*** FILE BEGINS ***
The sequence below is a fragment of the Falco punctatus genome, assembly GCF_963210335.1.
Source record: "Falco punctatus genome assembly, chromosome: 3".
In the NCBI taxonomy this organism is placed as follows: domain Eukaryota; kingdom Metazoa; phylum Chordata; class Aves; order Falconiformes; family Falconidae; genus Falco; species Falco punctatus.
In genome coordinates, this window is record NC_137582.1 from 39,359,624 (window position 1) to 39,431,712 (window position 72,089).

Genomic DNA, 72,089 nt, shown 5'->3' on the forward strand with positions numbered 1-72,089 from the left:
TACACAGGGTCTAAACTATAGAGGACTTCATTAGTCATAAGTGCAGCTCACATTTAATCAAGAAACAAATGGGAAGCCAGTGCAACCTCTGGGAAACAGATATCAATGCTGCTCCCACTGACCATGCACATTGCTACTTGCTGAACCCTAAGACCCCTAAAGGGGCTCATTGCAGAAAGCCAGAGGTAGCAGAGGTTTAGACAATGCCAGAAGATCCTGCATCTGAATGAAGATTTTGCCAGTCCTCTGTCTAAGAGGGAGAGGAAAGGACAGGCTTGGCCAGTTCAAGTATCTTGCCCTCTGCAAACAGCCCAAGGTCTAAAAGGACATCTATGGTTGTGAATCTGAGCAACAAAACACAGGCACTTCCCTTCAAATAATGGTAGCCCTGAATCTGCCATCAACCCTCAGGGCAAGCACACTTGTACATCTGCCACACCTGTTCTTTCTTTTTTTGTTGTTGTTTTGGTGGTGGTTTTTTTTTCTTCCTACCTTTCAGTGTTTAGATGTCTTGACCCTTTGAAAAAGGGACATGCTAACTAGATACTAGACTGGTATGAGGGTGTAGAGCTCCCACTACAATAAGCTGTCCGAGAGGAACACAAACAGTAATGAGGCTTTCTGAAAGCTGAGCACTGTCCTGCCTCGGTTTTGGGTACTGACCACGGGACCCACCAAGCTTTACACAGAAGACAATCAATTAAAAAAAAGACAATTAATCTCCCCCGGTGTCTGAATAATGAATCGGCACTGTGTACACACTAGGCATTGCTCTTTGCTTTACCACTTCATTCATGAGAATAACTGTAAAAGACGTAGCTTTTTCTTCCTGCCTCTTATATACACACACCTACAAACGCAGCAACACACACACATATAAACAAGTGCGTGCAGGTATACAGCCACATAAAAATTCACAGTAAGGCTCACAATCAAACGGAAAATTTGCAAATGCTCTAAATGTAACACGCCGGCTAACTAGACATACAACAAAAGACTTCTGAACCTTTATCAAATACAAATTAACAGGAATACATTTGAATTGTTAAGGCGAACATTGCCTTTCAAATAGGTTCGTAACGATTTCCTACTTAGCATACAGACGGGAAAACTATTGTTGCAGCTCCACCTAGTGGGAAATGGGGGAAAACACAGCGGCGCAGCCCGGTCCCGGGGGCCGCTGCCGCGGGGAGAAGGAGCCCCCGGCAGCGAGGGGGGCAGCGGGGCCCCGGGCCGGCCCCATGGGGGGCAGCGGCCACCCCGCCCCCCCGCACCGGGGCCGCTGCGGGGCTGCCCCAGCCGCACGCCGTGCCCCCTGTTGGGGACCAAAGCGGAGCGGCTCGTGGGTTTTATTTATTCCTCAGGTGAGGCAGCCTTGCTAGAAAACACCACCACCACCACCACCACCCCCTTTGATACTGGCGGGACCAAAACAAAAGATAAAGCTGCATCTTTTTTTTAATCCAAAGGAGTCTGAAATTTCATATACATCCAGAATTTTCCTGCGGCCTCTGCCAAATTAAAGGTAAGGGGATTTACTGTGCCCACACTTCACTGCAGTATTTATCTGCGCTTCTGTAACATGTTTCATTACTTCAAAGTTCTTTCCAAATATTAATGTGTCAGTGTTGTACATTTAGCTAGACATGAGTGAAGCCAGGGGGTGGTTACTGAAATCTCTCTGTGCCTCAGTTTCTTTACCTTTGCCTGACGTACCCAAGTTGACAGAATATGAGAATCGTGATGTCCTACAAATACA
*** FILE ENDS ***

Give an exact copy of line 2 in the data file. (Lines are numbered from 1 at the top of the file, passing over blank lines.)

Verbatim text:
Source record: "Falco punctatus genome assembly, chromosome: 3".